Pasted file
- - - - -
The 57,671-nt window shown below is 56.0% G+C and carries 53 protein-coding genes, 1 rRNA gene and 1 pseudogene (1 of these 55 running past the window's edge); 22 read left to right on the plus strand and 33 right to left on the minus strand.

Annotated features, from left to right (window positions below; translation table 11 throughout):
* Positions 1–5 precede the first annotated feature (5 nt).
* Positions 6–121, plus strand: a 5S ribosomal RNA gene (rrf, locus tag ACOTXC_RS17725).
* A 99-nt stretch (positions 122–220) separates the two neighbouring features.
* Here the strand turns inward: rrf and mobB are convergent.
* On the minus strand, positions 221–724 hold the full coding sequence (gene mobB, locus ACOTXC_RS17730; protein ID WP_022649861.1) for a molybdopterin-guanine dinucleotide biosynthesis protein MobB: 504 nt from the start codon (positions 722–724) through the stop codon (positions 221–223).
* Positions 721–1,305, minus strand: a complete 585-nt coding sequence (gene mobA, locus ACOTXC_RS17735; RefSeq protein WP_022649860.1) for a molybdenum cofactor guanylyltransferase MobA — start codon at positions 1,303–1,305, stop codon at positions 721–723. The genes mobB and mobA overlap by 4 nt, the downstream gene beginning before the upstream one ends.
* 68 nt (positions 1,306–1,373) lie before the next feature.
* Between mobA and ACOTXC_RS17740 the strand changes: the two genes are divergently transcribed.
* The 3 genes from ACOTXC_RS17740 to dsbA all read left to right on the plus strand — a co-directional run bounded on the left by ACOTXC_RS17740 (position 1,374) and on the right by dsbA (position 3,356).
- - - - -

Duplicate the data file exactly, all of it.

The 57,671-nt window shown below is 56.0% G+C and carries 53 protein-coding genes, 1 rRNA gene and 1 pseudogene (1 of these 55 running past the window's edge); 22 read left to right on the plus strand and 33 right to left on the minus strand.

Annotated features, from left to right (window positions below; translation table 11 throughout):
* Positions 1–5 precede the first annotated feature (5 nt).
* Positions 6–121, plus strand: a 5S ribosomal RNA gene (rrf, locus tag ACOTXC_RS17725).
* A 99-nt stretch (positions 122–220) separates the two neighbouring features.
* Here the strand turns inward: rrf and mobB are convergent.
* On the minus strand, positions 221–724 hold the full coding sequence (gene mobB, locus ACOTXC_RS17730; protein ID WP_022649861.1) for a molybdopterin-guanine dinucleotide biosynthesis protein MobB: 504 nt from the start codon (positions 722–724) through the stop codon (positions 221–223).
* Positions 721–1,305, minus strand: a complete 585-nt coding sequence (gene mobA, locus ACOTXC_RS17735; RefSeq protein WP_022649860.1) for a molybdenum cofactor guanylyltransferase MobA — start codon at positions 1,303–1,305, stop codon at positions 721–723. The genes mobB and mobA overlap by 4 nt, the downstream gene beginning before the upstream one ends.
* 68 nt (positions 1,306–1,373) lie before the next feature.
* Between mobA and ACOTXC_RS17740 the strand changes: the two genes are divergently transcribed.
* The 3 genes from ACOTXC_RS17740 to dsbA all read left to right on the plus strand — a co-directional run bounded on the left by ACOTXC_RS17740 (position 1,374) and on the right by dsbA (position 3,356).